With the unemployment rate hitting an 18-year low of 4 percent this July and “Baby Boom” generation workers now retiring at roughly 10,000 per day, industries across the United States are finding it harder to recruit and retain workers.
A study released by consulting firm Korn Ferry in May predicts that a growing “skilled talent” shortage could impede global economic growth, which could result in 85.2 million unfilled jobs worldwide by 2030.
“The world can’t afford to have tens of millions of unfilled jobs,” noted Alan Guarino, vice chairman of Korn Ferry’s CEO and Board Services division, in a statement. “Companies must work to mitigate this potential talent crisis now to protect their future. If nothing is done, this shortage will debilitate the growth of key global markets and sectors.”
That labor shortage is beginning to felt more – and more acutely – within the state departments of transportation, as worker retirements can often result in a loss of valuable institutional knowledge as well.
“The one thing that concerns me most as a CEO, and what I am now spending a lot of my time on, is our workforce. Great men and women work for WSDOT but approximately half of them are eligible to retire today and the higher you go up the food chain, the more eligible they are to retire. The institutional memory that leaves us when they retire is really scary,” explained Roger Millar, secretary of transportation for the Washington State DOT, in a presentation July 17 at the American Association of State Highway and Transportation Officials 2018 Joint Policy Committee Meeting.
“So we are working hard to encourage the ones who can stay to stay and we are inviting more new people to join our world. But it is hard to compete with the likes of local employers like Microsoft – we can only pay half of what they pay,” he said. “So we offer flexible work schedules and internships. We are also looking at more diversity because we will be a multicultural community. It’s a demographic fact but also a huge opportunity for us. So we want our hiring practices to be inclusive.”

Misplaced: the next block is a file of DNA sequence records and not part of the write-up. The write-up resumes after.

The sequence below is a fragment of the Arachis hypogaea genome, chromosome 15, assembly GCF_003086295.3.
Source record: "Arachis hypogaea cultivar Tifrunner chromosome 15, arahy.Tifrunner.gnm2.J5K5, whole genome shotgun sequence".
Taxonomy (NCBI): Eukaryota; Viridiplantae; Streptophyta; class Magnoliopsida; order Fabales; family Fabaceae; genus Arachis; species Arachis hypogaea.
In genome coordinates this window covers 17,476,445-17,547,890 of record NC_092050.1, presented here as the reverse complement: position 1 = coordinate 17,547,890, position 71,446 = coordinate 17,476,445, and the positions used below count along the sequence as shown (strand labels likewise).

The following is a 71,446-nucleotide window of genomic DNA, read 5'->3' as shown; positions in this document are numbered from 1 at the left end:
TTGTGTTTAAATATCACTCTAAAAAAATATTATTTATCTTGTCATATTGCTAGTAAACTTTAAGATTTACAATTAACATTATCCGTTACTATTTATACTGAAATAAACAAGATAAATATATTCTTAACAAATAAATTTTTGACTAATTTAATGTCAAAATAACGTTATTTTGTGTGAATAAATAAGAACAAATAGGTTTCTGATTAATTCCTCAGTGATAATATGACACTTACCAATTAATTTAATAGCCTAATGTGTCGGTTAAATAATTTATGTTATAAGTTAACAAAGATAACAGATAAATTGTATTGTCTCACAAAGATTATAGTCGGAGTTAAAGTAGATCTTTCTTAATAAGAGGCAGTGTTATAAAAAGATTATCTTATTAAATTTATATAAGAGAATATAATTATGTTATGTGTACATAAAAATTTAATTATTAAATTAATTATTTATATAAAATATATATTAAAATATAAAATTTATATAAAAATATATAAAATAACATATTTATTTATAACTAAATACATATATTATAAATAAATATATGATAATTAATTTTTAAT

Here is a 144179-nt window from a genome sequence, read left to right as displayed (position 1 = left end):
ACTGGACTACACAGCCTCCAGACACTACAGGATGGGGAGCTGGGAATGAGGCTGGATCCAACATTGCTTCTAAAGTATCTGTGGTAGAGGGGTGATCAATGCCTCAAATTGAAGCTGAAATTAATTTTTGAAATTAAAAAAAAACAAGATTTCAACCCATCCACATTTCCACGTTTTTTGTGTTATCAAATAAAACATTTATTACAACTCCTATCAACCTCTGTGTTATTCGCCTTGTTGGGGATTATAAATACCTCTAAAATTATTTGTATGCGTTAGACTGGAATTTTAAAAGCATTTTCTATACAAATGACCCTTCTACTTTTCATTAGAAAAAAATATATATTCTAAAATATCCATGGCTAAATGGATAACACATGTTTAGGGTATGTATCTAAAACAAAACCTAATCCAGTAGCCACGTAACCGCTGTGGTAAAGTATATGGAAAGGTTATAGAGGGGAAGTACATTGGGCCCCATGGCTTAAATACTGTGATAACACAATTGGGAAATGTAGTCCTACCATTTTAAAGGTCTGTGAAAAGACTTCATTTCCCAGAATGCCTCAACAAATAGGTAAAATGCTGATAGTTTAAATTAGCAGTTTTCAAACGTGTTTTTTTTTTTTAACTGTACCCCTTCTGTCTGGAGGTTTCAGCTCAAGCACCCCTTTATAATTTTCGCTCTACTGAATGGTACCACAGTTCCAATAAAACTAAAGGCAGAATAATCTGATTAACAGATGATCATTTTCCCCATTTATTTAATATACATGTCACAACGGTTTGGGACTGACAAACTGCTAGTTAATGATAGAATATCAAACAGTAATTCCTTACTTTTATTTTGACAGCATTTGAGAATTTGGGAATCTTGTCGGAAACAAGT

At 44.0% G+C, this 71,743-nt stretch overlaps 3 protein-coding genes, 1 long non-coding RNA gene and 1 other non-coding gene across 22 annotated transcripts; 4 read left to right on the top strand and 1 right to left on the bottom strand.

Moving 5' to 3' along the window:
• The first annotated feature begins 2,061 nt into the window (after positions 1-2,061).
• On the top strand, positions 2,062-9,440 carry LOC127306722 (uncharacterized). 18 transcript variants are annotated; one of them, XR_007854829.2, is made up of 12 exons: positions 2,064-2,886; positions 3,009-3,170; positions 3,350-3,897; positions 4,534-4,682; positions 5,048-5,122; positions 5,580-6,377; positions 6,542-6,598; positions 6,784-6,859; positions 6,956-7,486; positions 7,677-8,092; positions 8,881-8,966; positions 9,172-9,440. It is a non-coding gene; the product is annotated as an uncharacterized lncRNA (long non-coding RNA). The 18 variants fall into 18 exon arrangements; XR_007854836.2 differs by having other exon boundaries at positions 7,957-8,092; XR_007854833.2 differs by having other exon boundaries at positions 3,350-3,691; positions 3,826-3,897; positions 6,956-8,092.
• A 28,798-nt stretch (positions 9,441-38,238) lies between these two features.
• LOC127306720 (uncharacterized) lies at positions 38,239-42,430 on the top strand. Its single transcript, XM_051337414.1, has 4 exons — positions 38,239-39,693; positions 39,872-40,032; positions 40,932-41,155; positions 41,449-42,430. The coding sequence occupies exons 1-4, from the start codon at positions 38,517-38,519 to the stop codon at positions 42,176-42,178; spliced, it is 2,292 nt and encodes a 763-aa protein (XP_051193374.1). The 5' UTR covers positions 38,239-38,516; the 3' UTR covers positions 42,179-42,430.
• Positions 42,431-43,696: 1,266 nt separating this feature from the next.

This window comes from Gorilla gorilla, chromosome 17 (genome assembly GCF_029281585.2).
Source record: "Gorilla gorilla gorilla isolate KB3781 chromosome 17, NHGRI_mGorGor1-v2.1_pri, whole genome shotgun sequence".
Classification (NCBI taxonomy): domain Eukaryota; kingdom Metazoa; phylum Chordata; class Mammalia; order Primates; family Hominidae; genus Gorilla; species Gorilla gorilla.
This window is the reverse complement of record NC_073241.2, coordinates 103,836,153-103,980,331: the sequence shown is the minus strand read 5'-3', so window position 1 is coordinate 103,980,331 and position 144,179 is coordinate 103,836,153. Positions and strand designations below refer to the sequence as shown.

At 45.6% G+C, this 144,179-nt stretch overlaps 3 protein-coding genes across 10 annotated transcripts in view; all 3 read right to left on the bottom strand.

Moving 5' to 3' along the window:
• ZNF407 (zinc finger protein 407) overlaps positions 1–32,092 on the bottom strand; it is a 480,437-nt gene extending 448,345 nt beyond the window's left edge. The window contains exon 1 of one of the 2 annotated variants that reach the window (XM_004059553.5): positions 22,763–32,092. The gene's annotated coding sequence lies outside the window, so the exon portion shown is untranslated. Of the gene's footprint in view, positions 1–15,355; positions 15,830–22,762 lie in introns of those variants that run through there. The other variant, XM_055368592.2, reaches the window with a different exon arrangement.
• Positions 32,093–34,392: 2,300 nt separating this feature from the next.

Matthew Garrett, director of the Oregon DOT, added in a separate speech at the policy meeting that technological change is also a factor re-shaping the workforce needs of the state DOT community.
“Technology threatens to remake every aspect of every company and industry that we deal with,” he stressed. “So you must ask yourself these questions – what do you foresee the most significant challenge to retraining workers for the new jobs of this brave new world? Is the private sector focused on that challenge? Is our educational system, which is built around four-year degrees up to the challenge in a world that needs continuous training?”
Garrett noted that this movement forward “can be exciting and refreshing” and lead to new ways of doing business. “But it also demands that we must adapt and support a culture that’s reimagining our work structure and learning platforms, that’s moving to continual education training and retraining across all portfolios within a state DOT,” he emphasized.
Shailen Bhatt, president and CEO of ITS America and the former executive director of the Colorado DOT, explained in an interview with AASHTO Journal on July 27 that “workforce issues have changed a lot” in the state DOT community, but in many cases for the better as there is more positive appeal for transportation jobs among younger workers.